We think fondly of it, we all want it – why is it so hard to find? We’re talking about sleep, of course. A poll by the National Sleep Foundation found that 60% of adults report having trouble sleeping almost every night, with 63% saying their sleep needs are not being met.
Like water, a healthy diet, and breathing, sleep is essential to support every part of your health. Sleep is when our bodies rest, repair, and run a lot of self-maintenance. Studies show that not getting enough sleep can harm your memory, your heart health, your immune system, and make you gain excess weight.
Sometimes sleep loss is a real medical issue that needs to be treated by a doctor (your Rochester dentists can help with sleep apnea). But if you’re just dealing with the common troubles of settling down and enjoying your sleep, we’ve got sleep tips that are all easy to incorporate into your life…starting tonight!
Think of everything you do to set the right tone for a dinner party or even a study session. Every event needs some preparation. You can do a lot of little things to immediately make your environment more conducive for sleeping:
When it comes to sleep, timing is everything. Yes, you need to find about 8 hours each night when you can actually close your eyes. But just as important is the hour you spend before going to bed, as well as the time you wake up. If you want to sleep better:
Doing this naturally guides your circadian rhythm—the important hormones that direct your body clock for sleeping and waking over 24 hours. This will teach your body to expect sleep at a certain time and to actually be ready for it.
Harness the power of psychology and classical conditioning. Remember Pavlov’s dogs? Use the same stimulus to trigger your mind and body that it’s bedtime each night. For many children, even the first line of their bedtime song will trigger a yawn. You can trigger sleepiness for yourself by lighting the same candle, playing the same song, brushing and flossing your teeth and putting your pajamas on in the same order each night.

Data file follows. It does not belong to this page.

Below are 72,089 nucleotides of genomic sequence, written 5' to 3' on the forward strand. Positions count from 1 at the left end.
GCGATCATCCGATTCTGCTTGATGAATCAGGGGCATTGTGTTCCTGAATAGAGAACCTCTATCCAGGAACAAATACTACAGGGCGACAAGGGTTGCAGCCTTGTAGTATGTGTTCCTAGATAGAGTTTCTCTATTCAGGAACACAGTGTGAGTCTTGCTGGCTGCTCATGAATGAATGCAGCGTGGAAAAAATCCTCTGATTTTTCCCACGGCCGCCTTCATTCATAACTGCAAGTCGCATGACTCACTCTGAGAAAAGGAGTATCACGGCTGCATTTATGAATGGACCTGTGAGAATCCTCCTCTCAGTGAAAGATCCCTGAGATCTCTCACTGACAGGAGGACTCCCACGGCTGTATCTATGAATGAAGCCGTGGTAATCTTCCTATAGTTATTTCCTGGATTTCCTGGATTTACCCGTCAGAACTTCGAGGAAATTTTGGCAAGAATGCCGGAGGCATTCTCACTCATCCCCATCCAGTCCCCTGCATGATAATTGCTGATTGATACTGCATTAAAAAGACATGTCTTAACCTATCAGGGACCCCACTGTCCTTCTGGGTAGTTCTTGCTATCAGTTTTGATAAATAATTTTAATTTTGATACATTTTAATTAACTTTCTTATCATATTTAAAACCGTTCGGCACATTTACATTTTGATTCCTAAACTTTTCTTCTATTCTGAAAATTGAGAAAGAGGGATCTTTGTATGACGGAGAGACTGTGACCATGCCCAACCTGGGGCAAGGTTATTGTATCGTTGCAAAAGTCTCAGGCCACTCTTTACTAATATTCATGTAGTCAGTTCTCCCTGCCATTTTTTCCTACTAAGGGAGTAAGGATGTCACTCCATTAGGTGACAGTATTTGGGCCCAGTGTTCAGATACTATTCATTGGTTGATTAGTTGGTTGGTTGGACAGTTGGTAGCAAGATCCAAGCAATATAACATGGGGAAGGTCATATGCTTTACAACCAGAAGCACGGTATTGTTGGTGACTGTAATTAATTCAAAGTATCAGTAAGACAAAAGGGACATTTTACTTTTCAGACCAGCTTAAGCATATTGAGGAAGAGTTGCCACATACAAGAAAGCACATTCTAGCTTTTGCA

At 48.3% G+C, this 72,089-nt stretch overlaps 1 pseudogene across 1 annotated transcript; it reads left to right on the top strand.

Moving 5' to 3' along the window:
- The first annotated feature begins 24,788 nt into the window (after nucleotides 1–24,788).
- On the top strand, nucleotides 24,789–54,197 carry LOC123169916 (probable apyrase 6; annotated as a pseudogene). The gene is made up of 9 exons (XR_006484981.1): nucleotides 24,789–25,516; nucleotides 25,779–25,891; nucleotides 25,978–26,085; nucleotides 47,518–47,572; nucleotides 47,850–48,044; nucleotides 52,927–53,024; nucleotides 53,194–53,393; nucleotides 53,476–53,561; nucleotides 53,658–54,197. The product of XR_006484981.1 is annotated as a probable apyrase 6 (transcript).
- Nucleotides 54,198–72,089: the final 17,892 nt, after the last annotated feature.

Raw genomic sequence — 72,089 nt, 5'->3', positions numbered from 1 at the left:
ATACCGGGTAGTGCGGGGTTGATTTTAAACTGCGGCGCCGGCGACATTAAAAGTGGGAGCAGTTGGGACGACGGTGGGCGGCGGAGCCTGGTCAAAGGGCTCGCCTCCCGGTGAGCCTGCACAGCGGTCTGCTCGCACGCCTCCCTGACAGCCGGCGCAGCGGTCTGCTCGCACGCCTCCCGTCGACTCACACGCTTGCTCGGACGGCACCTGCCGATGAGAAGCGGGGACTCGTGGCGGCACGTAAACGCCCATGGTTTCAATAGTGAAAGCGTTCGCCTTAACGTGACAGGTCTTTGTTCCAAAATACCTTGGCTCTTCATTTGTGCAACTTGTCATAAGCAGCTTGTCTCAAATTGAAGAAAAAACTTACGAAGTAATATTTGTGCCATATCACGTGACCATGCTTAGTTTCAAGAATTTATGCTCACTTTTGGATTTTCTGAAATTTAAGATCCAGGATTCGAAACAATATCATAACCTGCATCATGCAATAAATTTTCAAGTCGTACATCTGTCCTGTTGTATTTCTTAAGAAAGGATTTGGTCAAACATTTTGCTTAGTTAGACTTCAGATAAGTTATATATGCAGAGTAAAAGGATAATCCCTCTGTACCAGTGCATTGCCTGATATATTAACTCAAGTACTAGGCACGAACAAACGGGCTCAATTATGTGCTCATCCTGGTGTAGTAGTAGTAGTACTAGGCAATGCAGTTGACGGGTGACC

There’s a lot to be learned about the power of herbs and aromatherapy when it comes to aiding a healthy lifestyle. Consider taking melatonin—a naturally occurring hormone that balances sleep; magnesium—a mineral that can calm your nerves and muscles; or valerian—an herb that helps you fall asleep faster and deeper. These are completely safe and natural supplements you can take regularly to help with sleep.
Similarly, using lavender, vetiver, or sandalwood oil can calm your body and induce better sleep. Try diffusing oil into the air or put drops on your pillow. Some supplements and methods will work better for you than others and they all do different things to the body. So talk with your doctor before taking any new herbs or supplements.
How you spend the hour before bed can do a lot to help you sleep better. According to the National Sleep Foundation, watching television or looking at any screen before bed can seriously hurt your chances of a good night’s rest. Instead, try reading something in actual paper and ink. It doesn’t have to be hard literature; even a magazine or light read is better than a screen and social media. Whatever you read is bound to make for a better conversation-starter throughout the week, too.
This might be especially difficult for people who feel they have to work on their computers late into the night. If that’s you, remember that you’re only human and you’ll be more productive the next day if you get the sleep you need.
You can also try meditating, praying, or remembering things for which you’re grateful before you fall asleep. Your brain needs time to cool down and relax before totally shutting off and sleeping. This can help end the cycle of thoughts and worries that prevent many folks from finding restful sleep.
As professional healthcare providers, Dr. Nozik and Dr. Tumminelli wish all of our patients the most optimal health and wellness, including quality sleep! In some cases, oral health issues such as TMJ, grinding and clenching (bruxism), or sleep apnea might be physical barriers keeping you from getting enough sleep. Your dentist can help you address and treat these issues.
The content of this blog is not intended to be a substitute for professional medical advice, diagnosis, or treatment. Always seek the advice of qualified health providers with questions you may have regarding medical conditions.
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